Monday, October 15, 2012

Graffiti Art vs Street Art: The Lines have been Drawn

There’s a war going on all around us. It’s a war between two forms of expression and their battlegrounds are the walls of our cities. Graffiti is viewed as a scourge of society and a criminal act. Street art has come to be loved by the community as it appears in galleries and is collected by the upper echelons of the art community.  However, when pitted against each other and though they share common roots, Graffiti and Street Art have very different connotations. Perhaps the best example of this is a graffiti war that took place in a hard to reach tunnel in Camden. Through the artistic battle between King Robbo and Banksy, we understand the inherent ideological differences expressed in the opposing creative approaches of Street Art.
Before you can understand the full scope of conflict, you need to learn about the struggles and motivations of the two opposing sides. When this war began, it started with a simple graffiti tag by King Robbo. He is considered to be a pioneer in the old school graffiti scene in the UK and around the world.[i] He made a name for himself by tagging trains, which are considered to be the most difficult and sought after tagging spots. This trademark of tagging earned him two things that graffiti artists seek. It was both a way to defy authority and to use the trains as moving galleries to be seen by as many people as possible.[ii] Graffiti tags tend to reinforce the male ego and are used as a way to mark the artist’s territory.[iii] The more dangerous or difficult the tag is to make, the more respect the artist commands. The danger and risk involved in creating the tag is merely a bonus. The main payoff for the artist is the creative escape.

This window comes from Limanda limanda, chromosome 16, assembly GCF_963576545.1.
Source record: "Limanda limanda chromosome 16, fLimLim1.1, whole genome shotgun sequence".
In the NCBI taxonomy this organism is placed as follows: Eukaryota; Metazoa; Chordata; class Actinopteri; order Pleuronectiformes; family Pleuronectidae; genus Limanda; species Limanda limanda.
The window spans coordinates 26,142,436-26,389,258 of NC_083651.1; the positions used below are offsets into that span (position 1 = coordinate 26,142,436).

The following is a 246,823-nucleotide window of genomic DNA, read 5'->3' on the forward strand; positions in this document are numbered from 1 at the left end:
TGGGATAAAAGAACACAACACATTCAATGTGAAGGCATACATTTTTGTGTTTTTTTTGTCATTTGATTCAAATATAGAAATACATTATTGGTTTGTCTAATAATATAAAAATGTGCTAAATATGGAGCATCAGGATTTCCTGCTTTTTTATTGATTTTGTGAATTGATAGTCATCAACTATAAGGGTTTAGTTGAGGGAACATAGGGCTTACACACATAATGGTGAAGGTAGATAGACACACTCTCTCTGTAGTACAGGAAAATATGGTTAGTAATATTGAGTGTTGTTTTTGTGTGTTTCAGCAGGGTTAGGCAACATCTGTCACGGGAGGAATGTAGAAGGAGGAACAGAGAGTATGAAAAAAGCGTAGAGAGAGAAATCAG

The Graffiti tag that was the epicenter of this war was over twenty years old and considered to be one of the oldest Graffiti pieces in London. It was also one of the last surviving King Robbo works. This Robbo piece was partially painted over and the remains incorporated within Banksy’s stenciled Street Art. Banksy stated later that, because the piece was in such a bad state, he hadn’t realized he was painting over a part of London’s history.[iv] Despite what may have been an honest mistake or not, from that point on, it was now a war between Graffiti and Street Art.

Street Art is considered to be a hybrid form of graffiti that utilizes stencils, stickers, posters, sculpture and other media in order to create the artist’s mark and convey their creative statements.[v] Graffiti Art, especially tags, are a vehicle used by the artist to make a statement about who they are while Street Art tends to be more focused on conveying messages about the world at large. Street Art is often used to make political, environmental, or anti-war statements. While these messages and artists are often anti-establishment, they have garnered respect in the art world, none more so than the prolific Banksy.
Banksy is considered to be the world’s best known Street Artist, and just like Street Art, his roots lie in the world of Graffiti. Early on, he realized that he needed to gain speed in order to create his work and grow as an artist. For that he turned to stencils.[vi] This decision is where his ideals as an artist turned away from Graffiti Art values. Stenciling is considered to be cheating in the larger part of the Graffiti community[vii] as it removes the hand of the artist and a large part of the danger involved. However, this also allows the stencil artist to carefully plan out their work and to put further thought and meaning behind it. For example, the Stencil by Banksy in the Camden tunnel could have any number of interpretations. It could be a statement of the commodity of Graffiti, or that Graffiti is staring to become more accepted. It could also be a bit of an insult to Graffiti by saying it is unoriginal and something that can easily be done by anyone. Whatever the meaning, the piece is not just the tag of the artist; it is an image that inspires deeper thought.